Storm Drama in Mallorca

Weather warning, looking over the salt lake of s’Avall from Hotel El Coto’s roof terrace in Colonia de Sant Jordi

It’s not unusual for Mallorca to have storms in late summer. It’s as though all the heat and lack of rain build up, until they can’t be contained any longer and, like a volcano erupting, we experience an explosion of weather. This year it happened on Saturday (29th August). And things certainly went with a bang at our finca in rural Mallorca.

We were away on Friday night (celebrating The Boss’s birthday). It had been a hot week, and rain and thunderstorms were forecast for Saturday. At the time, we were looking forward to the prospect of rain for the garden and slightly cooler temperatures.

Gun-metal-grey clouds on Saturday morning encouraged us to head for home earlier than we would otherwise have done. An email from a follower of this blog, who has moved to a finca in our area, mentioned intense lightning at five o’clock that morning. Lightning and solar-powered electricity do not always go well together, as we have discovered in the past. During the drive home, the sky became more threatening and, as we turned into our lane, spots of rain began to fall and impressive fork lightning stabbed at the land in the distance.

Bouncing Ice ‘Bombs’

When we entered our home, our unspoken fears were confirmed: we had no electricity. Our inverter had already been damaged by the pre-dawn storm. Before we could mentally digest what this would mean for the rest of our weekend (no lights, phone, TV, etc), hailstones began pounding onto the roof of our house.  We looked out as chunks of ice the size of hens’ eggs bounced all around the place. All we could think was that if we’d set off as little as fifteen minutes later, I’d have been driving us home through that storm.

As soon as the hail and rain had stopped, we ventured outside to check the state of the house roof. Astonishingly, the terracotta tiles appeared to have survived the brutal onslaught. Turning our attention to the car, I spotted a dent in the bonnet—surprised to see just the one. Then I spotted the real damage: the hailstones had shattered the sunroof of the car. What a mess.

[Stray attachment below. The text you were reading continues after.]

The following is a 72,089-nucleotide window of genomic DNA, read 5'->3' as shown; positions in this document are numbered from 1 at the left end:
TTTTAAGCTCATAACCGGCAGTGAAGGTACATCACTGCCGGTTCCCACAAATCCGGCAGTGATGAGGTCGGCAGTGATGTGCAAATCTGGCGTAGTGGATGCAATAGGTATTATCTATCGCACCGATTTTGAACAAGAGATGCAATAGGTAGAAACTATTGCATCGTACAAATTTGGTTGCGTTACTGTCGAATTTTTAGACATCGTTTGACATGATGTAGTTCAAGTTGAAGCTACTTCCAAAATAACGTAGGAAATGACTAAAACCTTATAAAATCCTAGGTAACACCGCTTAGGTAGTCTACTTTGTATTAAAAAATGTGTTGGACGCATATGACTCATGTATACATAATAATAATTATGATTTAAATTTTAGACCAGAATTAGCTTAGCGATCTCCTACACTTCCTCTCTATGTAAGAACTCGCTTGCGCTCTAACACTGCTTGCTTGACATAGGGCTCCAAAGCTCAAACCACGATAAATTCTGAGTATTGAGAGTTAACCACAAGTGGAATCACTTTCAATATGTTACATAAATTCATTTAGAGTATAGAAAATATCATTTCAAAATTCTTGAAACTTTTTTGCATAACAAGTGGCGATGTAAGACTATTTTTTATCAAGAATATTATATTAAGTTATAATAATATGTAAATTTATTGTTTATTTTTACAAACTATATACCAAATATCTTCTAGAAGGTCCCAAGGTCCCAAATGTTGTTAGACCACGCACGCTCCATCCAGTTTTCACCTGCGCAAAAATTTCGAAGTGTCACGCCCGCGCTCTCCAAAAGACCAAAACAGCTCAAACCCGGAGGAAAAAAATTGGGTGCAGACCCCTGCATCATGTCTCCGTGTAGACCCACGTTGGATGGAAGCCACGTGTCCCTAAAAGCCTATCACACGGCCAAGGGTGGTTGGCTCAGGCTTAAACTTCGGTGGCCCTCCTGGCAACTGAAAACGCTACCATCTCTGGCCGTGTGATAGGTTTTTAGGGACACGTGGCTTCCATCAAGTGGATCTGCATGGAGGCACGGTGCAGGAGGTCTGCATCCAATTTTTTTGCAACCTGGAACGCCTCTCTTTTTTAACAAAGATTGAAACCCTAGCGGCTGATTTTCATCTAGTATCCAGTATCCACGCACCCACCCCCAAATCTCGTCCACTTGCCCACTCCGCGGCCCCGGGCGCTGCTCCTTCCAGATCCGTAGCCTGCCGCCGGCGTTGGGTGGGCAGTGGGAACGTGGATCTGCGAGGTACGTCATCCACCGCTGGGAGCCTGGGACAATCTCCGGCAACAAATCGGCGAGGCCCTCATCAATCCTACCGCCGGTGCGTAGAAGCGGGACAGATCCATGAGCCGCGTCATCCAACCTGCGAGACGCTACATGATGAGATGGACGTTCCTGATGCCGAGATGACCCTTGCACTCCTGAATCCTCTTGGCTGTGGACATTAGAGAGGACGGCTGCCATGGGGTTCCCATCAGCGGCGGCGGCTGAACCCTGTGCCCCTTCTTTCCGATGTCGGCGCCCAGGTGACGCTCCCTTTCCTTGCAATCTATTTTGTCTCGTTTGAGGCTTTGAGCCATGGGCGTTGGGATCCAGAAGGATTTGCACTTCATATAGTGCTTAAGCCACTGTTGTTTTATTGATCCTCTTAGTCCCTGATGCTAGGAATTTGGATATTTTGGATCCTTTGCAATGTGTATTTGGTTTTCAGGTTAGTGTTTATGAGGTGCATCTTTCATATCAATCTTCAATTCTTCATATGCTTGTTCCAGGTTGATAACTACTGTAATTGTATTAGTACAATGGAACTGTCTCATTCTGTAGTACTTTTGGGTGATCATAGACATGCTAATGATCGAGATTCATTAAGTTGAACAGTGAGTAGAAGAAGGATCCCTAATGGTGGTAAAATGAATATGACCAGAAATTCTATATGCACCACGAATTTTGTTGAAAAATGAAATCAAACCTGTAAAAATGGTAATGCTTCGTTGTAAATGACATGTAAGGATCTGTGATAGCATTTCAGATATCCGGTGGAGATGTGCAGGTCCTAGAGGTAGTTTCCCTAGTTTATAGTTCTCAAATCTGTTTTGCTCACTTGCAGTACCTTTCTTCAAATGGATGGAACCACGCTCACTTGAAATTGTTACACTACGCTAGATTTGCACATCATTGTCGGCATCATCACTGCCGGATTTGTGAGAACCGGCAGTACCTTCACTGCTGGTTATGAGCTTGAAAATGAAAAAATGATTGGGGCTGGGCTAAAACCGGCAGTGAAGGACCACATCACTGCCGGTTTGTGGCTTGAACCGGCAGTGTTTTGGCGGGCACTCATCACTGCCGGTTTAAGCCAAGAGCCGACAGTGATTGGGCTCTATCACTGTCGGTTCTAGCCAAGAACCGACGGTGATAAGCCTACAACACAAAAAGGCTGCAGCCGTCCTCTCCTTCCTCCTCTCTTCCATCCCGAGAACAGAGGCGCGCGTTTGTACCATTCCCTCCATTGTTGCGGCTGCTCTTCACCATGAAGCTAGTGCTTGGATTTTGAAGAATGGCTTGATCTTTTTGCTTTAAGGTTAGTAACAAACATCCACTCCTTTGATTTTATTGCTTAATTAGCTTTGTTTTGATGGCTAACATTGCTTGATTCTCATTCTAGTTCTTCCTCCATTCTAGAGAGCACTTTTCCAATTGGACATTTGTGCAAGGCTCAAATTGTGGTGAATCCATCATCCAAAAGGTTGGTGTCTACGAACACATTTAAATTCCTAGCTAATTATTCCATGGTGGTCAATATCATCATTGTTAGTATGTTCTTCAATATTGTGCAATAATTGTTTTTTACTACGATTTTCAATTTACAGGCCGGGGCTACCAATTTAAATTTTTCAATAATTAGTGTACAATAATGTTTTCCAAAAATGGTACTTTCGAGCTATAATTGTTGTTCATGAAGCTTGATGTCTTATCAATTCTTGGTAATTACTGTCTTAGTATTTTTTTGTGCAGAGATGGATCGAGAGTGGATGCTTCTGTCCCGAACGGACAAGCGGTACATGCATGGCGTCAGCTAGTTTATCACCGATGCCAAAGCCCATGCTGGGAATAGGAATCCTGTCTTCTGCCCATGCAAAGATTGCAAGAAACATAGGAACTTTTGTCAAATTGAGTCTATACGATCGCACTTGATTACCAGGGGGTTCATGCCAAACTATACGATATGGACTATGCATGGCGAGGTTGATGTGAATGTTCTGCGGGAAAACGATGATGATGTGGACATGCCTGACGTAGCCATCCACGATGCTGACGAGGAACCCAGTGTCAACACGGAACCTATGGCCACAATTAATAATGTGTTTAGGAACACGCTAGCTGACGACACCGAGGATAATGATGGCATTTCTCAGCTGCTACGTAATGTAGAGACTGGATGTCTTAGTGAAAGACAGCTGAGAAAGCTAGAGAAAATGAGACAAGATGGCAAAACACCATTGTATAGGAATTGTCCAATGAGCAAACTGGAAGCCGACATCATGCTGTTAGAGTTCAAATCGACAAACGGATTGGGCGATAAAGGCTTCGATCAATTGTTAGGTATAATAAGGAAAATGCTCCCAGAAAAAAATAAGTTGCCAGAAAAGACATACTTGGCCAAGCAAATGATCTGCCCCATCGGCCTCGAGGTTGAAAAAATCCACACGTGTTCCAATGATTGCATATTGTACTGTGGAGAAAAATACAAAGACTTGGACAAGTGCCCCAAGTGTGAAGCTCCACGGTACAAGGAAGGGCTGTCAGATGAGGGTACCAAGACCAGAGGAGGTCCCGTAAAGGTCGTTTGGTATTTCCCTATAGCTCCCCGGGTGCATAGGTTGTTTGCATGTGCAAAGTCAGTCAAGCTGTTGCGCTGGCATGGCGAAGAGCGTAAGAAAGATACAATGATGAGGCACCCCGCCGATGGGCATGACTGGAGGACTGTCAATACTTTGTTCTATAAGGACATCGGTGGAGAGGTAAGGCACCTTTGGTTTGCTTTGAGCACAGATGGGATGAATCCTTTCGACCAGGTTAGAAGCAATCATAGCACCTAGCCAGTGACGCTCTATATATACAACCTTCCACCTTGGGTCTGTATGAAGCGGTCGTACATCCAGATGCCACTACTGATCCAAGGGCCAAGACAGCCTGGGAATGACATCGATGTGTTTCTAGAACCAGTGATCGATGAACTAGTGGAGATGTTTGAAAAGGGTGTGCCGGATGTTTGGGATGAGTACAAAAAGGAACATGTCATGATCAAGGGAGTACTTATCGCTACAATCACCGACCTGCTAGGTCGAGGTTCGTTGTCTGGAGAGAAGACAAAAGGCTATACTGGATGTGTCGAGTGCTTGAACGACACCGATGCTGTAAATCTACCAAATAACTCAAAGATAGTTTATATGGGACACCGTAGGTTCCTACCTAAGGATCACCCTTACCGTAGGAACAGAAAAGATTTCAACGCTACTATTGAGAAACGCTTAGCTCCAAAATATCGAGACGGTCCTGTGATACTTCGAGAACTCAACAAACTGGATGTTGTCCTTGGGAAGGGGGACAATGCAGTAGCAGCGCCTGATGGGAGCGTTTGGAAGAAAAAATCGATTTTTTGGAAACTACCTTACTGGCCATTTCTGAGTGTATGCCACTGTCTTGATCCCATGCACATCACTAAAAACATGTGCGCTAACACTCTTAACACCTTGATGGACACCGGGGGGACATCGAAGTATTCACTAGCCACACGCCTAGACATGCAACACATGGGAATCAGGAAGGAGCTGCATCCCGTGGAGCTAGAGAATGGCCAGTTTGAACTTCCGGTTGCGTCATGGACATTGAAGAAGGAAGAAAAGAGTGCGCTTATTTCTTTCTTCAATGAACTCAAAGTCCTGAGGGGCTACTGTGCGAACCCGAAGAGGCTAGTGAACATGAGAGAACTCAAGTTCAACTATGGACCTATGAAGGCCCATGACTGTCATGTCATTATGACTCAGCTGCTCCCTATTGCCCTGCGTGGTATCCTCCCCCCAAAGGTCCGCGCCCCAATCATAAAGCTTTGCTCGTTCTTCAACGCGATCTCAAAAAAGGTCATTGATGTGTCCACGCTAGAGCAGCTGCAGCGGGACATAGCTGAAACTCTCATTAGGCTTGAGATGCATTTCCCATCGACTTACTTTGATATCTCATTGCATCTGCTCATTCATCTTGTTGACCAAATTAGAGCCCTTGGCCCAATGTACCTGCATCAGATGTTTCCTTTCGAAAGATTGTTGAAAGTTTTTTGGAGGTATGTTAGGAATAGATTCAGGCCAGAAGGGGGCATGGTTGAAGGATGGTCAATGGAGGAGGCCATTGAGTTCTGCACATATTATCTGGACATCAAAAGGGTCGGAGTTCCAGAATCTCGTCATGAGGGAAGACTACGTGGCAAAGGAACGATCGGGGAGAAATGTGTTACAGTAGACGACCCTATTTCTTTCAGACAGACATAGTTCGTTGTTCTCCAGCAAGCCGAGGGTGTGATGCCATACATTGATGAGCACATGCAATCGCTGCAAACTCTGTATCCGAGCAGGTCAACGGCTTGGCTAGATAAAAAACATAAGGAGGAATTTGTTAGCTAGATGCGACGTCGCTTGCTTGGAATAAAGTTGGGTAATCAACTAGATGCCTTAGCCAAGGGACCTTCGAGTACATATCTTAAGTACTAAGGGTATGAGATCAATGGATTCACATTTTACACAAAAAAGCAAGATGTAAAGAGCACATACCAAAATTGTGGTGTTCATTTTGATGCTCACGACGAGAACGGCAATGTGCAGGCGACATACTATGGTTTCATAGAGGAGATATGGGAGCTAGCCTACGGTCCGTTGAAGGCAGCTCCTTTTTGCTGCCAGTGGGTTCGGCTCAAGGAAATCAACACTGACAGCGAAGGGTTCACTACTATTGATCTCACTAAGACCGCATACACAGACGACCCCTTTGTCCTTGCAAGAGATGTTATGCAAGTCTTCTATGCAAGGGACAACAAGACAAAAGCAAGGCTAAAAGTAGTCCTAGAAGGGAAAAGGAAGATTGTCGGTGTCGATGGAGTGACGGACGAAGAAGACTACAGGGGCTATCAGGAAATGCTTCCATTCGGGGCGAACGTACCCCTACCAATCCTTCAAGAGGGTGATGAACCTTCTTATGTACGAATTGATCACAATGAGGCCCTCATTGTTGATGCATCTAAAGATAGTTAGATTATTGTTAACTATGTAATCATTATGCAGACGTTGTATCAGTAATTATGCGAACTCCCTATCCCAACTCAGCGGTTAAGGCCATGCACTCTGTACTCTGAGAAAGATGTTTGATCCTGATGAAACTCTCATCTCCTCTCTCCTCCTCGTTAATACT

So, no electricity, WiFi, phone, or car. Thank heavens for our kind Swiss neighbour Brigitta, who allowed us to use her phone to call our solar-power company. And well done (and heartfelt thanks) to Taller Servera in Llucmajor, who delivered a loan replacement inverter early that Saturday afternoon so that we could have electricity until they can repair our own inverter.

It may be true that lightning never strikes twice in the same place but, over the years, it’s managed three strikes on our inverter.

Jan Edwards ©2020

7 thoughts on “Storm Drama in Mallorca

  1. Hail is a horrid beast! We have terrible hail storms where I’m from in Australia and it can do massive damage. Despite the risk of temperamental weather we’re in the process of purchasing a finca in Mallorca. I’ll be reading and taking lots of notes. Loving your posts so far.

    • Hi Cassie, firstly, thank you for following my blog and for your kind words. I hope it’ll give you some useful tips and an idea of rural life on this beautiful island. Good luck with your purchase of a finca and be assured that we don’t often get this severe a storm!

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